It's Ok, Pull Me Under All the Way

"Muscle Cars"




Gina & Zoe

And then there was one...

It's a surreal feeling explaining to others how I lost 4 out of 5 pets within a four-month time frame.

Lewis had kidney disease, a common problem among cats. Tommy had heart disease, also common among cats. They're from the same litter, and they were only 10, which isn't that old when you consider that many cats live to be 15-18 years old, sometimes older. But there's only so much you can do about these things, and believe me, we tried.

Gina developed degenerative myelopathy, a disease common among German Shepherds that eventually renders the dog paralyzed. For a dog as proud as Gina, not being able to get around on her own is pretty bad. Zoe reached a point where she had trouble getting around, but I think she rather liked being hauled around on her bed like the little fairy princess she was.

Zoe was a cancer survivor - she lived almost four years past the point of when we discovered her first mast cell tumor. The fact that she made it as long as she did is a testament to how strong-willed she was.

I learned a lot about pets and death this year. I'd been preparing myself for a few years, and I had a lot of anxiety about having to euthanize my pets. As a kid, my parents took responsibility for this unpleasant reality, and this was the first time in my adult life I'd had to handle something like this on my own. I think the most important thing I realized is how peaceful it actually is. It wasn't awful and gory, the way I feared it would be. It was serene and comforting. With the exception of Tommy, B & I were with each pet in their last moments, stroking them and talking to them, letting them know it was ok to let go. Unfortunately, Tommy fell ill while we were on tour in October, just a couple days after we to put Zoe down. My brother, who was Tommy's original guardian before he came to live with his litter mates and us, and my mother had to take him to the pet ER and eventually have him put down. If I couldn't be there with my pet, I'm glad it was two people who I trust implicitly to do right by my critters.


But, it still hurts. It's ridiculous how much I miss them, especially my dogs. Coming home from tour to our "cat", (singular), our house felt uncannily empty. For the last ten years, it's been B & I and our litter. Now it's just us and Marty, who has become a glutton for attention and affection. I'm not stepping over dogs or corralling cats. Something is wrong with this picture.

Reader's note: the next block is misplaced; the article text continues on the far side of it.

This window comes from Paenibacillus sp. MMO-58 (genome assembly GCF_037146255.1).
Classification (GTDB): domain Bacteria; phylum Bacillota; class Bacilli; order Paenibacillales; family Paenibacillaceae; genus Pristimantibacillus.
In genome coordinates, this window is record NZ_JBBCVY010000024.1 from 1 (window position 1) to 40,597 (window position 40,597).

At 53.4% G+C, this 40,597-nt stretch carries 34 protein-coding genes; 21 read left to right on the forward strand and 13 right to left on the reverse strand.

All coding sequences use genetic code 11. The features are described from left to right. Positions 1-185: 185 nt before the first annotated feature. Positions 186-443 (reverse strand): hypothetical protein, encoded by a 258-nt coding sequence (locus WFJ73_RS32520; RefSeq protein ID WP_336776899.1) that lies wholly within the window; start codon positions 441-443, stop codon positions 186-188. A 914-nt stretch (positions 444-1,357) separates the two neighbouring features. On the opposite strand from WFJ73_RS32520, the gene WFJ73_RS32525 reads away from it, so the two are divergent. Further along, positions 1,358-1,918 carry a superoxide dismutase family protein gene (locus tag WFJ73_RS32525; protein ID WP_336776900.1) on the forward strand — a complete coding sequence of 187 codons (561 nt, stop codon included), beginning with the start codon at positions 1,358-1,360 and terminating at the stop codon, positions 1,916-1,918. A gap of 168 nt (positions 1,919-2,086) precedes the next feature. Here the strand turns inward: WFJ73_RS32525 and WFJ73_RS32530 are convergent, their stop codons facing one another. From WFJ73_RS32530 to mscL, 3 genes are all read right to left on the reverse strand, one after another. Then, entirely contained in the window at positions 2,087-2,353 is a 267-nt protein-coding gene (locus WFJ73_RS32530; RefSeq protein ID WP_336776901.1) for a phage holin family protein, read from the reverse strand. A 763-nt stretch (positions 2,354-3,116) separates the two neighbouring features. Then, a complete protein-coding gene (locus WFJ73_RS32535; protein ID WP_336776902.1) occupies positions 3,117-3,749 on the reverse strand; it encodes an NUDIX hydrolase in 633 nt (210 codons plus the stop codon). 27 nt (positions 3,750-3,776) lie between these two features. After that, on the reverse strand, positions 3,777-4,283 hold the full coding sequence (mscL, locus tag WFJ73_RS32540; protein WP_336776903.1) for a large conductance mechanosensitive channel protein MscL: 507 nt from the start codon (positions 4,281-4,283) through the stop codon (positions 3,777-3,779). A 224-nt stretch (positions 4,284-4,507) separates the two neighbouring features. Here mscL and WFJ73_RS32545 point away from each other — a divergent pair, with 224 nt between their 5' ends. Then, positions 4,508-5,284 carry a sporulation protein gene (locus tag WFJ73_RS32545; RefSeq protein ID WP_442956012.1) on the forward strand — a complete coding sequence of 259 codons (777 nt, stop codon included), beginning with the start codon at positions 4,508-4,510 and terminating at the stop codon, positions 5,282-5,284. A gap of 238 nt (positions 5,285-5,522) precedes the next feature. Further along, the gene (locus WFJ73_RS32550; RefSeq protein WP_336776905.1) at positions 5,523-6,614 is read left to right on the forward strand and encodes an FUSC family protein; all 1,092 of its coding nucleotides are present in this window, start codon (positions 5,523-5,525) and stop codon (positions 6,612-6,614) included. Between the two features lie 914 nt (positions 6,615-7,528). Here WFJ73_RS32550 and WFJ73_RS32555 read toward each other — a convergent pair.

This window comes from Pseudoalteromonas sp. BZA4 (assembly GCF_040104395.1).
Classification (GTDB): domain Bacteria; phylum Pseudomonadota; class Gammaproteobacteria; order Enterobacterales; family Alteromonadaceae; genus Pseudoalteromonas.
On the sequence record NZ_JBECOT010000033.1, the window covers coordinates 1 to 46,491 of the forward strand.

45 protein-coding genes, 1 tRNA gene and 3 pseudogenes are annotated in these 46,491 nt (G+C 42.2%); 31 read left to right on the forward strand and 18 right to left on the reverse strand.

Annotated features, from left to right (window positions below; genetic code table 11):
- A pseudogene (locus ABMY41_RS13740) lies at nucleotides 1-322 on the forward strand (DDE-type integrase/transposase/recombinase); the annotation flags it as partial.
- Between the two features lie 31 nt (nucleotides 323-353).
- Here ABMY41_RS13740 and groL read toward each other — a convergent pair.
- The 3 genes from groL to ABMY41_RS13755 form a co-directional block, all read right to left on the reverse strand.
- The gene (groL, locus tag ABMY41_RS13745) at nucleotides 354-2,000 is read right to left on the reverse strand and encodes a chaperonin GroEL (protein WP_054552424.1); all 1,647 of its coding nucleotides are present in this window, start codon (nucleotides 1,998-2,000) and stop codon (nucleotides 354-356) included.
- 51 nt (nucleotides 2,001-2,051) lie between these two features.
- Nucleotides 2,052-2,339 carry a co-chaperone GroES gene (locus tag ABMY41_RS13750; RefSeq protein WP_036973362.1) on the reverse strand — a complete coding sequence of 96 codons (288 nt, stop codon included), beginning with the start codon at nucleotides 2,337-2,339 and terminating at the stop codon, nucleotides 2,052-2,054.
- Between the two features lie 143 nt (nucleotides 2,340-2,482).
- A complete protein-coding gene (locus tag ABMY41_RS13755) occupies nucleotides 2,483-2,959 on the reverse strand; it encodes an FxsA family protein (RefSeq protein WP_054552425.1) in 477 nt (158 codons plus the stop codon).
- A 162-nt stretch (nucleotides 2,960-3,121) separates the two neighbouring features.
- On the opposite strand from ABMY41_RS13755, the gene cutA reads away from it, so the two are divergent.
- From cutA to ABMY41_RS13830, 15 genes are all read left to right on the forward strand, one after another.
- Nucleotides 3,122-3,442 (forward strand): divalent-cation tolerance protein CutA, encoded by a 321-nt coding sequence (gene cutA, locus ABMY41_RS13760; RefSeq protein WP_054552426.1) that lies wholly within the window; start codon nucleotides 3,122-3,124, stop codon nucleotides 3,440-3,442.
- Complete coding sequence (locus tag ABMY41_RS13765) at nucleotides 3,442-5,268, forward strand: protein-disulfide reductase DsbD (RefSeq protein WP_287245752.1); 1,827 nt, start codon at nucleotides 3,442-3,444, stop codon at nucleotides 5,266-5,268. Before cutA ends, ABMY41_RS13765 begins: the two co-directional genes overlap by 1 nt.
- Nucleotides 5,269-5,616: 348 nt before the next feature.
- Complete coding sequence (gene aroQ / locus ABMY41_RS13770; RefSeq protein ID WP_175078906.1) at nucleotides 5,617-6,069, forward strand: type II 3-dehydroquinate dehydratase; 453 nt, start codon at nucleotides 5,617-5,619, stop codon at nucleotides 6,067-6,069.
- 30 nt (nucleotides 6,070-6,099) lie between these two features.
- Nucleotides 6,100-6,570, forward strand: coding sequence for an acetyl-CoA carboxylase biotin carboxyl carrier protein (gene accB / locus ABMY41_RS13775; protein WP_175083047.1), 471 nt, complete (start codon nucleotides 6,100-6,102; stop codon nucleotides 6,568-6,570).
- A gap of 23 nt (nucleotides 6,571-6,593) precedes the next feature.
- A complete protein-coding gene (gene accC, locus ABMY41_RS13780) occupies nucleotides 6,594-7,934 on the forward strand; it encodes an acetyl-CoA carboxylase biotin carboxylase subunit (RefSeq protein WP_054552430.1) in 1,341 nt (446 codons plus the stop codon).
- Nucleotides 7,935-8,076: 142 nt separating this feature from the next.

Inconclusive Results
In May, Mom went for her annual mammogram, a little overdue as it was. It turns out she had a tumor on her breast, about an inch in diameter. Cancer. Again.

Once more, ten years later, my brother and I find ourselves repeating the same story: Trips to doctors, hospital visits, phone calls, clocking medication times, preparing meals and finding plenty of comic relief. Only this time, Mama must do chemotherapy. **shiver**

Fortunately for her, the treatment was relatively short; four treatments, each three weeks apart. Still, it's a nasty business. It's over now, and she's detoxing. Her hair is slowly growing back, dark and baby fine. She is frustrated by the "chemo brain" she's experiencing, but her doctors have reassured her that will go away in 6 months or so.

All things considered, our family is extraordinarily lucky. This is not lost me.

Now, An Interpretive Dance
I re-read a couple of my last few entries. It's been a good 10 months since I've posted on this blog, and I'd forgotten about the commentary I wrote on marriage. Since then, several more of my friends have split up, a few are getting married and some are having babies. Funny, first it's college and boyfriends, then it's jobs and fiances, now it's divorces, babies and career changes. Welcome to your 30s.

So much transformation has occurred over this last year for nearly everyone I know. For me, it's with my family. For others it's their spouses and careers. It's times like this I wonder if there really IS something to the alignment of the earth with the stars. I think, surely there will be reparations to come for all of us. Maybe we just need to sift through what's happened, extract what we can and rebuild.

One thing about strife - there's a lot of inspiration to be found in it. Next week, I'm going to San Francisco to make the record I've been writing for the last year. I don't know if I'm really ready. I haven't figured it all out yet, what it all means, what I'm supposed to do with it. I'm doing what I do best: Flying by the seat of my pants with the unreasonable assurance that everything will work out the way it's supposed to.